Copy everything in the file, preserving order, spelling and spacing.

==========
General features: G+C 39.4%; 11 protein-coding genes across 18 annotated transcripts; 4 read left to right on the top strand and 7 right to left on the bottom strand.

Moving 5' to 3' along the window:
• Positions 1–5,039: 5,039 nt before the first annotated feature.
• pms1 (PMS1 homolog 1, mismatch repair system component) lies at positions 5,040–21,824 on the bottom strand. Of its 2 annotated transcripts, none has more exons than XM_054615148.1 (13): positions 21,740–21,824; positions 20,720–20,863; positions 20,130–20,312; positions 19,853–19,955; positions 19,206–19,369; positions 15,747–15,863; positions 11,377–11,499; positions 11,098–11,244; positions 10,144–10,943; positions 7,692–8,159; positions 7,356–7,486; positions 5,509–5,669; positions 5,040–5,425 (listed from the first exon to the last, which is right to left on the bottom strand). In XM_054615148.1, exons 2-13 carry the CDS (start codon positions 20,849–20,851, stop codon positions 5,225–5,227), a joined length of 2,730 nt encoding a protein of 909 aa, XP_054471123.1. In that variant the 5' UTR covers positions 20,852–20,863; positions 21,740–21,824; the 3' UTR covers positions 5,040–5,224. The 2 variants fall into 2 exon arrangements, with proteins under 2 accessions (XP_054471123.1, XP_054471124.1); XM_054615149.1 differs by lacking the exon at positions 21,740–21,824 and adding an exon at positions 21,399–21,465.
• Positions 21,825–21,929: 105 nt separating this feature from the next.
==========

General features: G+C 39.4%; 11 protein-coding genes across 18 annotated transcripts; 4 read left to right on the top strand and 7 right to left on the bottom strand.

Moving 5' to 3' along the window:
• Positions 1–5,039: 5,039 nt before the first annotated feature.
• pms1 (PMS1 homolog 1, mismatch repair system component) lies at positions 5,040–21,824 on the bottom strand. Of its 2 annotated transcripts, none has more exons than XM_054615148.1 (13): positions 21,740–21,824; positions 20,720–20,863; positions 20,130–20,312; positions 19,853–19,955; positions 19,206–19,369; positions 15,747–15,863; positions 11,377–11,499; positions 11,098–11,244; positions 10,144–10,943; positions 7,692–8,159; positions 7,356–7,486; positions 5,509–5,669; positions 5,040–5,425 (listed from the first exon to the last, which is right to left on the bottom strand). In XM_054615148.1, exons 2-13 carry the CDS (start codon positions 20,849–20,851, stop codon positions 5,225–5,227), a joined length of 2,730 nt encoding a protein of 909 aa, XP_054471123.1. In that variant the 5' UTR covers positions 20,852–20,863; positions 21,740–21,824; the 3' UTR covers positions 5,040–5,224. The 2 variants fall into 2 exon arrangements, with proteins under 2 accessions (XP_054471123.1, XP_054471124.1); XM_054615149.1 differs by lacking the exon at positions 21,740–21,824 and adding an exon at positions 21,399–21,465.
• Positions 21,825–21,929: 105 nt separating this feature from the next.